Neil and Joey both dealt with depression when they were kids, but only one could get help.

Neil Hilborn delivered a beautiful and moving spoken-word poem called "Joey" about depression, suicide, and what it takes to get help.

At the heart of it? How being able to afford help can make all the difference for a person who is depressed.

That difference, of course, can be life or death. It's a vital message, especially because depression affects so many of us. Over 15 million American adults suffered a major depressive episode in 2013.


If you have a few minutes to watch the video, scroll down. It's worth your time because Hilborn is such a moving performer.

Here are the highlights:

In his poem, Neil talks about his childhood and his good friend Joey. Both he and Joey had suicidal thoughts when they were younger.

"Joey always told me, laughing as though it were actually a joke, that he wanted to kill himself, but it was never the right time. There were always groceries to be bought and little brothers to be tucked in.

Don't worry. Joey isn't going to kill himself twenty more seconds into this poem. That's not the kind of story I'm telling here."

Neil recalls the time Joey told him he was depressed and how he had responded callously but so normally for a teenager in a society where we're conditioned to tell people who are depressed to "get over it."

Neil struggled with depression, too. But unlike Joey's family, Neil's had the financial means to get him help.

"There's one difference between me and Joey. When we got arrested, bail money was waiting for me at the station," says Neil. "When I was hungry, I ate."

He continues, speaking more quickly, gasping for breath between lines:

"When I wanted to open myself up and see if there really were bees rattling around in there, my parents got me a therapist. I can pinpoint the session that brought me back to the world. That session cost $75. $75 dollars is two weeks of groceries. It's a month of bus fare. It's not even a school year's worth of new shoes.

It took weeks of $75 to get to the one that saved my life."


Neil finishes his poem: "I'm so lucky that right now, I'm not describing Joey's funeral. I'm so lucky we all lived through who we were to become who we are. I'm so lucky. I'm so lucky."

None of us should have to rely on luck. We should be able to talk openly about depression and mental illness and — more importantly — have services available to us, regardless of whether we can afford them.

If you're in a position to donate money to support mental health services and would like to help, CNN has an article listing some worthwhile organizations.

$75 shouldn't be the difference between life and death.

If you're in crisis or having suicidal thoughts, please reach out for help. You can call The National Suicide Prevention Hotline at (800) 273-TALK (8255). You can also visit the website for an online chat option.

Here's the moving spoken-word poem, and there's a full transcript below — just hit the "View transcript" link below the video.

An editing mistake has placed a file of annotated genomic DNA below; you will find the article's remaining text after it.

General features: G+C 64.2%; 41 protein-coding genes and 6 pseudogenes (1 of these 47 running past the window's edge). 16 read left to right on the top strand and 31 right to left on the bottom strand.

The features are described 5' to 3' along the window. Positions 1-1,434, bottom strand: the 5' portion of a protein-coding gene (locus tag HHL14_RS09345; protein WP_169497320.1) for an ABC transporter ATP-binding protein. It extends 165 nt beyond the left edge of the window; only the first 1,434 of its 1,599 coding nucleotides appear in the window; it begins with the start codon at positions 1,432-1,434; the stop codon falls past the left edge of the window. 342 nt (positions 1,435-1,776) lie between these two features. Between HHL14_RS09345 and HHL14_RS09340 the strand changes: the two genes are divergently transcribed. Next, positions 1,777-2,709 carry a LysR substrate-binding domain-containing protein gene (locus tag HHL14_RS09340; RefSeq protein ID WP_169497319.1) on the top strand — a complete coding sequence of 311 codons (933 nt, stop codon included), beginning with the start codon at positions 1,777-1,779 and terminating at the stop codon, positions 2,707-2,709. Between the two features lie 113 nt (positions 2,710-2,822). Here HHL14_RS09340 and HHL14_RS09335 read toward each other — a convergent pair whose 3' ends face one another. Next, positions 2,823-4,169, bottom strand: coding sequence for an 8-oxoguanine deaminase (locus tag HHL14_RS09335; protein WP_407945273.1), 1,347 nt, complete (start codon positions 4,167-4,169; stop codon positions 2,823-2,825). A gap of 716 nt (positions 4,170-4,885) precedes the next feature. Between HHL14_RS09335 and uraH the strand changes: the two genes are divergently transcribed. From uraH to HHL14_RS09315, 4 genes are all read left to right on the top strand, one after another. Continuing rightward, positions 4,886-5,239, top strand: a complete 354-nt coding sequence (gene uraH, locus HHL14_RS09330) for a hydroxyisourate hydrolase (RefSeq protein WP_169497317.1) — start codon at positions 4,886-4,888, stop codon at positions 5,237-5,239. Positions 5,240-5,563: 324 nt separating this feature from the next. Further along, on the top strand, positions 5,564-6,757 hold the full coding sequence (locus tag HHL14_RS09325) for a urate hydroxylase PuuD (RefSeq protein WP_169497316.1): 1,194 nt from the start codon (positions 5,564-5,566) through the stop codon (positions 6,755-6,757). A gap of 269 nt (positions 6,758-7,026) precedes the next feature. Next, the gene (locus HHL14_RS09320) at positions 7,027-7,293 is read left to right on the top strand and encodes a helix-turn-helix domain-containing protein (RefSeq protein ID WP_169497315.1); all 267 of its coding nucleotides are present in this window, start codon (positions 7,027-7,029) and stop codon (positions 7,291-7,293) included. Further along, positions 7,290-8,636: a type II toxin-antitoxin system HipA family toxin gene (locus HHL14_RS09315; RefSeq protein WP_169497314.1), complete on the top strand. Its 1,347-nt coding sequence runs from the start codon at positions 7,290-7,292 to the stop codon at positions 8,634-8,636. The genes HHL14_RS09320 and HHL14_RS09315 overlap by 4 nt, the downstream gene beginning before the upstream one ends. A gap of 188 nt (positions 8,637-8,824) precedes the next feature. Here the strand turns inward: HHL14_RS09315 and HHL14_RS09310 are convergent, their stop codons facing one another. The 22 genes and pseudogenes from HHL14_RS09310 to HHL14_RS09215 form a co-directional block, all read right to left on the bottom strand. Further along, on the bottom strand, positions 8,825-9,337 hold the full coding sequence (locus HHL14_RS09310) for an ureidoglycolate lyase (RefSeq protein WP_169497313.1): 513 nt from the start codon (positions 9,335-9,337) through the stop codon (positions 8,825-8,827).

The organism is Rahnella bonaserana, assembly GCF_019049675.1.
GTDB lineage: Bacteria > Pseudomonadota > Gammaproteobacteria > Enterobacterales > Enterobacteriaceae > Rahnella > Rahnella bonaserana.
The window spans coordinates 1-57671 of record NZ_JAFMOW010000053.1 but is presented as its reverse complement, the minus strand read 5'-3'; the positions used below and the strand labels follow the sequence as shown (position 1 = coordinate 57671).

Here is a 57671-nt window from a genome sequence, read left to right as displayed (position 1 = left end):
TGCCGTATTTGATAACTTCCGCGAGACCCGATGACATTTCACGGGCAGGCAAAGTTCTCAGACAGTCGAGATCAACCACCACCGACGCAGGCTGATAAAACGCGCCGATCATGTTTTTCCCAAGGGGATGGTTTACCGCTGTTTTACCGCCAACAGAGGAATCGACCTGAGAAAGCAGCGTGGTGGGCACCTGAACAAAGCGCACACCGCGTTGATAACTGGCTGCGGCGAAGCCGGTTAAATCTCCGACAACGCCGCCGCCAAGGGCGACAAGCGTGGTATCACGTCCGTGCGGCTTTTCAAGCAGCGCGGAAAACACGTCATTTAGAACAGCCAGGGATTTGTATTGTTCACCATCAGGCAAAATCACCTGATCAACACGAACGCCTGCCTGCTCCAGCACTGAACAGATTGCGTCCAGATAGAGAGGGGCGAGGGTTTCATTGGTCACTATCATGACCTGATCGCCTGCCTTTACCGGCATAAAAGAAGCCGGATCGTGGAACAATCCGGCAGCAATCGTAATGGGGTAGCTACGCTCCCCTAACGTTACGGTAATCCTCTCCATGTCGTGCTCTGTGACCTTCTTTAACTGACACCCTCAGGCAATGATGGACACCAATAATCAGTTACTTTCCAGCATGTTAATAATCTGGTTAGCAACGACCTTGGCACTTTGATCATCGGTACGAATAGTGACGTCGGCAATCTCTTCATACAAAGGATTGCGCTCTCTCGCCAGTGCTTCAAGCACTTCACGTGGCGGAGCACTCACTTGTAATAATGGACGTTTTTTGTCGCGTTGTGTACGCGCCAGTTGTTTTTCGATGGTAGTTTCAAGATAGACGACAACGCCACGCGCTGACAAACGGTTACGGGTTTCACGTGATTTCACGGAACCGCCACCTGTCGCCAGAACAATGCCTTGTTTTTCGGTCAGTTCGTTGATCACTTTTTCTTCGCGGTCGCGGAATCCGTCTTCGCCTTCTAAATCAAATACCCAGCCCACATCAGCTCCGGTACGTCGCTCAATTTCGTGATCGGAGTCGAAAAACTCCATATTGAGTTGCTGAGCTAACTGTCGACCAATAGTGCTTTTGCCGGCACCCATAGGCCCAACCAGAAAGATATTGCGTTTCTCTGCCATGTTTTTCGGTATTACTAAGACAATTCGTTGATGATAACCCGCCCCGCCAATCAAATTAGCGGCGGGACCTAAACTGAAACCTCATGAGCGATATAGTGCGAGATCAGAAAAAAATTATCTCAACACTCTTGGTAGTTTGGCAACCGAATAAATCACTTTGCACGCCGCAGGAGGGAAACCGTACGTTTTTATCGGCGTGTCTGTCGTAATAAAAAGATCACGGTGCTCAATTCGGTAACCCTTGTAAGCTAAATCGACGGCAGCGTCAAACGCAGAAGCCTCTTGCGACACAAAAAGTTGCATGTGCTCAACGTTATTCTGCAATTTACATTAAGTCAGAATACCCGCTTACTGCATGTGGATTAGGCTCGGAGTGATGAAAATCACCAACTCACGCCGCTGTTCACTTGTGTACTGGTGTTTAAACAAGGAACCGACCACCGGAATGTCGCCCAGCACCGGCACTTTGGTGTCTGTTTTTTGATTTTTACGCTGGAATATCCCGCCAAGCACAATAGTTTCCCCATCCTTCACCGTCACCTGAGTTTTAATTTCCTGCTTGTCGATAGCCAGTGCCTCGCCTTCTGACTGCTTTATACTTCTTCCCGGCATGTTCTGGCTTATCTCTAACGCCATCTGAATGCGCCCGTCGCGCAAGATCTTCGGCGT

Family
via Twitter / Soraya

There is a strange right-wing logic that suggests when minorities fight for equal rights it's somehow a threat to the rights already held by those in the majority or who hold power.

Like when the Black Lives Matter movement started, many on the right claimed that fighting for black people to be treated equally somehow meant that other people's lives were not as valuable, leading to the short-lived All Lives Matter movement.

This same "oppressed majority" logic is behind the new Straight Pride movement which made headlines in August after its march through the streets of Boston.

Keep Reading Show less
popular

For most of us, the hypothetical question of whether we would stick with a boyfriend or girlfriend through the trials of cancer and the treatments is just that – a hypothetical question. We would like to think we would do the right thing, but when Max Allegretti got the chance to put his money where mouth is, he didn't hesitate for a second.

Keep Reading Show less
popular
via bfmamatalk / facebook

Where did we go wrong as a society to make women feel uncomfortable about breastfeeding in public?

No one should feel they have the right to tell a woman when, where, and how she can breastfeed. The stigma should be placed on those who have the nerve to tell a woman feeding her child to "Cover up" or to ask "Where's your modesty?"

Breasts were made to feed babies. Yes, they also have a sexual function but anyone who has the maturity of a sixth grader knows the difference between a sexual act and feeding a child.

Keep Reading Show less
popular
Instagram / JLo

The Me Too movement has shed light on just how many actresses have been placed in positions that make them feel uncomfortable. Abuse of power has been all too commonplace. Some actresses have been coerced into doing something that made them uncomfortable because they felt they couldn't say no to the director. And it's not always as flagrant as Louis C.K. masturbating in front of an up-and-coming comedian, or Harvey Weinstein forcing himself on actresses in hotel rooms.

But it's important to remember that you can always firmly put your foot down and say no. While speaking at The Hollywood Reporter's annual Actress Roundtable, Jennifer Lopez opened up about her experiences with a director who behaved inappropriately. Laura Dern, Awkwafina, Scarlett Johansson, Lupita Nyong'o, and Renee Zellweger were also at the roundtable.

Keep Reading Show less
popular